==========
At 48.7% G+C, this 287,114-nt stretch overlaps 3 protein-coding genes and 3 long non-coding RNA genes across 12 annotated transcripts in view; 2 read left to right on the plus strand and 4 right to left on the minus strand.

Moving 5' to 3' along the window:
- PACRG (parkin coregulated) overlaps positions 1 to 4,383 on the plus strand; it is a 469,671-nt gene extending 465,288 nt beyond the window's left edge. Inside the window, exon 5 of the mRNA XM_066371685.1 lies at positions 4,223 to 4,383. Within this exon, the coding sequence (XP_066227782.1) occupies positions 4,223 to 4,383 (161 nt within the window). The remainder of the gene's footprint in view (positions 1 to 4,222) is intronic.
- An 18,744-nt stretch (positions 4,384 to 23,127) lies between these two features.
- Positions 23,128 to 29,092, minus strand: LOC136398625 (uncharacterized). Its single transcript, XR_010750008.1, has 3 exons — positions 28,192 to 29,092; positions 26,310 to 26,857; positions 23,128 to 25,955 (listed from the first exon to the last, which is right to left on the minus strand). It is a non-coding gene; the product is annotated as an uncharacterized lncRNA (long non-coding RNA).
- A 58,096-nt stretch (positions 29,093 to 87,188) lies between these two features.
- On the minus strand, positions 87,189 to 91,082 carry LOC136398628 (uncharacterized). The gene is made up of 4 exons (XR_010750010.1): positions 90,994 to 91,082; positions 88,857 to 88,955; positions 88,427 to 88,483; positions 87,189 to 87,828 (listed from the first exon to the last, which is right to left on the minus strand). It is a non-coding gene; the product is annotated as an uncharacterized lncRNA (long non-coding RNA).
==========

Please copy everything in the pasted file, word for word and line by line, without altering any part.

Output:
At 48.7% G+C, this 287,114-nt stretch overlaps 3 protein-coding genes and 3 long non-coding RNA genes across 12 annotated transcripts in view; 2 read left to right on the plus strand and 4 right to left on the minus strand.

Moving 5' to 3' along the window:
- PACRG (parkin coregulated) overlaps positions 1 to 4,383 on the plus strand; it is a 469,671-nt gene extending 465,288 nt beyond the window's left edge. Inside the window, exon 5 of the mRNA XM_066371685.1 lies at positions 4,223 to 4,383. Within this exon, the coding sequence (XP_066227782.1) occupies positions 4,223 to 4,383 (161 nt within the window). The remainder of the gene's footprint in view (positions 1 to 4,222) is intronic.
- An 18,744-nt stretch (positions 4,384 to 23,127) lies between these two features.
- Positions 23,128 to 29,092, minus strand: LOC136398625 (uncharacterized). Its single transcript, XR_010750008.1, has 3 exons — positions 28,192 to 29,092; positions 26,310 to 26,857; positions 23,128 to 25,955 (listed from the first exon to the last, which is right to left on the minus strand). It is a non-coding gene; the product is annotated as an uncharacterized lncRNA (long non-coding RNA).
- A 58,096-nt stretch (positions 29,093 to 87,188) lies between these two features.
- On the minus strand, positions 87,189 to 91,082 carry LOC136398628 (uncharacterized). The gene is made up of 4 exons (XR_010750010.1): positions 90,994 to 91,082; positions 88,857 to 88,955; positions 88,427 to 88,483; positions 87,189 to 87,828 (listed from the first exon to the last, which is right to left on the minus strand). It is a non-coding gene; the product is annotated as an uncharacterized lncRNA (long non-coding RNA).